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Trap House, Michigan: The Original Soundtrack of the Pleasant Peninsula

Fur, Fortune, and the Fate of Michigan’s Wilderness
Large beaver bite and wood shavings at the site of a tree near a lake.

Traps, tracks, scat. You might think I’m talking about Detroit’s DJ scene, but step outside the neon lights and you’ll find a different rhythm: the primal thrum of trapping. This isn’t just about dropping steel jaws in a critter’s path. It’s about trying to outwit elusive furbearers on their own turf. It’s about continuing a tradition that’s been around for eons. If your knowledge of trapping begins and ends with cartoon clichés, it’s time to obliterate those misconceptions and embrace the visceral reality.

“Furbearers.” Slip that word into your next campfire conversation and watch eyebrows raise. Michigan boasts 17 species of these fur-bearing wonders: badger, beaver, bobcat, coyote, fisher, fox (gray and red), marten, mink, muskrat, opossum, otter, raccoon, skunk, and weasel (Least, Short-tailed, and Long-tailed). An embarrassment of riches. 

Fur men made Michigan. The Old World fell in love with beaver skin hats and, from the late 1700s to the mid-1800s, pelts were red hot. Whole towns rose and then fell on the whims of European fashion. Detroit itself, soon to be known as an automotive mecca, was first a fur trade post. Trappers were legends, immortalized by stories of their adventures in the Michigan frontier, taming the wild and living off the land. 

Names like Étienne Brûlé and Jean Nicolet. Reading their accounts, I’m blown away by their fearlessness and drive. But the relentless hunt for fur had a darker side, pushing some species to the brink and disrupting indigenous ways of life. Yet, trapping remained.

*

My own tryst with trapping began by stumbling into an old trapper’s backcountry cabin.

I stood at the threshold, the weathered wooden door groaned like a ghost as it opened to reveal dusty history. The musty scent of old oak and forgotten furs filled my nose. It felt like I was pulled back into an era when the fur trade was the region’s lifeblood. Rusted traps, worn pelts, weathered books, and sepia-toned photographs lined the shelves. Everything in this little shack seemed to be a relic, telling stories of trial and triumph. This was a place few people had been. I was hooked.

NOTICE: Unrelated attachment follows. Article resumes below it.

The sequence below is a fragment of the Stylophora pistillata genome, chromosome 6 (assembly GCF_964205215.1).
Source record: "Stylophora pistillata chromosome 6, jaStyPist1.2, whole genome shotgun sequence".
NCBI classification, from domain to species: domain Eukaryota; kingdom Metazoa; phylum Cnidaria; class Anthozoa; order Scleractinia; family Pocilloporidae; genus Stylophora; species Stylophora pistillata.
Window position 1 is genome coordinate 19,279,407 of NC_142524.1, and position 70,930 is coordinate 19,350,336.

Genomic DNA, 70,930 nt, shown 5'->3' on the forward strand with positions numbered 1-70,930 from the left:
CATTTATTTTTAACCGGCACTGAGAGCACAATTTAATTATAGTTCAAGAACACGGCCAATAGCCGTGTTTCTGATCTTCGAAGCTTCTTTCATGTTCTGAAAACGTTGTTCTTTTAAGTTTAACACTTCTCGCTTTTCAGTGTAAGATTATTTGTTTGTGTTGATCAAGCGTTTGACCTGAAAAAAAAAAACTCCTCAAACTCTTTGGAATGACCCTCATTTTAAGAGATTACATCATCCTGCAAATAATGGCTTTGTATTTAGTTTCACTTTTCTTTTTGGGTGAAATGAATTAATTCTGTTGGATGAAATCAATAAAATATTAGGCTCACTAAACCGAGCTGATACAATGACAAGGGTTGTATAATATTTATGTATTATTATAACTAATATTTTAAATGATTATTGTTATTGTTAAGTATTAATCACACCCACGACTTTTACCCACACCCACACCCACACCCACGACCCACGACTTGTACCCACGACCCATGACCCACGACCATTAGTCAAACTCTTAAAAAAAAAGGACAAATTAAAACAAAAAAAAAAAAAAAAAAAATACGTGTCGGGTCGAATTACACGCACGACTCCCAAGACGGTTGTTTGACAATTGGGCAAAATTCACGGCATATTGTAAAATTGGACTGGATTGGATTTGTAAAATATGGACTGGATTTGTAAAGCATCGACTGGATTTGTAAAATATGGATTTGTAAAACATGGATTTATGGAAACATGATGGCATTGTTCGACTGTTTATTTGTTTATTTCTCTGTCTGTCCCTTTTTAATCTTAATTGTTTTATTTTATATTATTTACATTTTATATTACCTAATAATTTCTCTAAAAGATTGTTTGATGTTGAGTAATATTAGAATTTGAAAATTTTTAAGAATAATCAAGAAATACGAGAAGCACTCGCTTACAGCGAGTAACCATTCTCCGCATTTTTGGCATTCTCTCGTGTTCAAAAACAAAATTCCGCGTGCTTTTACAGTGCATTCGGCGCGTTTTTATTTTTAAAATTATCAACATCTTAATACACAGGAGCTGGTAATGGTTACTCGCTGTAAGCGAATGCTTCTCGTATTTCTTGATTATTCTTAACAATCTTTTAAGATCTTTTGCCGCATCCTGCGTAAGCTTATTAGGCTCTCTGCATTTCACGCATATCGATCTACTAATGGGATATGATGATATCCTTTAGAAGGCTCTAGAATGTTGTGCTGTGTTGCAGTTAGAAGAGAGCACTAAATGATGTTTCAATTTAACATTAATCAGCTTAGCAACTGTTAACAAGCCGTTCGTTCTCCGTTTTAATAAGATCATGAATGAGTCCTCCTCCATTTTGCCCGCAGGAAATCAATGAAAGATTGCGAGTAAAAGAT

Fur pelts hanging on wooden pole.

Running my fingers over the rough, textured furs, I imagined the lives of early trappers—the solitary nights, the biting cold, the thrill of the catch. Their tools and practices are surprisingly similar to my own.

Like my trapping forefathers, my day starts in the predawn chill, loading gear and hitting the frozen woods to check trap lines. The crisp morning air bites and the stillness of the woods is a welcome reminder of why I love this work. It’s good to pause and reflect, but there’s little time to savor the moment.

Moving from trap to trap as the sun comes up over a snowy vista, I scan for signs of activity. I find my first beaver of the day in one of the traps I’ve set near a highly trafficked lodge. Years before, a group of beavers had built a dam in the area, redirecting a stream. It totally changed the landscape. What was once a low-lying swampy forest is now an acres-large pond full of fish, muskrats, and beavers. I reach my hand into the icy water and pull out his heavy, waterlogged body.

I check a few more traps over the course of the next few hours. Nothing. Lots of trudging through crunchy snow with little to show for it other than a frosty beard and sore legs. Trapping is tough and I’m not great at it. These critters tend to outsmart me more often than not. But I love it. I’m alone out here, but not really. Each crunchy step and each empty trap ties me to the great outdoorsmen who came before me.

*

A beaver fell into the trap last night. I’d hidden it just under the water near the bank of the pond, rubbing the scent of another beaver’s castor—the anal gland secretion used to mark territory—on sticks hanging above the metal contraption. Maybe he was looking for a fight. 

The carcass is still fresh. I squeeze his spongy flat tail and poke at his amber-colored teeth. It’s a strange moment: I’m both somber and elated; success and tragedy. Beaver pelts are great for things like top hats or, in my case, pillow covers. They eat good too.

I’ll skin him out and keep the meat for stew. A trapper staple: red meat that’s fatty, as far as wild game goes, and slightly sweet. Trappers of old also ate the tails, supposedly very fatty and with a fishy taste (a cross-section of beaver tail looks oddly fish-like). But I’ll stick with the prime cuts—hindquarters and backstraps—simmering in a Dutch oven with carrots, onions, and potatoes. Trapper’s Stew is a dish I’ve grown to love, although, along with the skills and traditions of trappers, it has mostly been forgotten. 

Trapping binds me to the past in a very tactile way. The sound of my boots crunching in the snow, the pain of peeling my fingers off an icy trap, the smell of castor stink. All things that connect me to those who came before me. Their traditions and skills are still alive in the work I do today.

Trapping binds me to the past in a very tactile way. The sound of my boots crunching in the snow, the pain of peeling my fingers off an icy trap, the smell of castor stink. All things that connect me to those who came before me. Their traditions and skills are still alive in the work I do today. I’m part of a bigger story.

Tim Dawson is an experienced outdoorsman with a passion for the Mitten State. Follow him on X @TheFairChase1.

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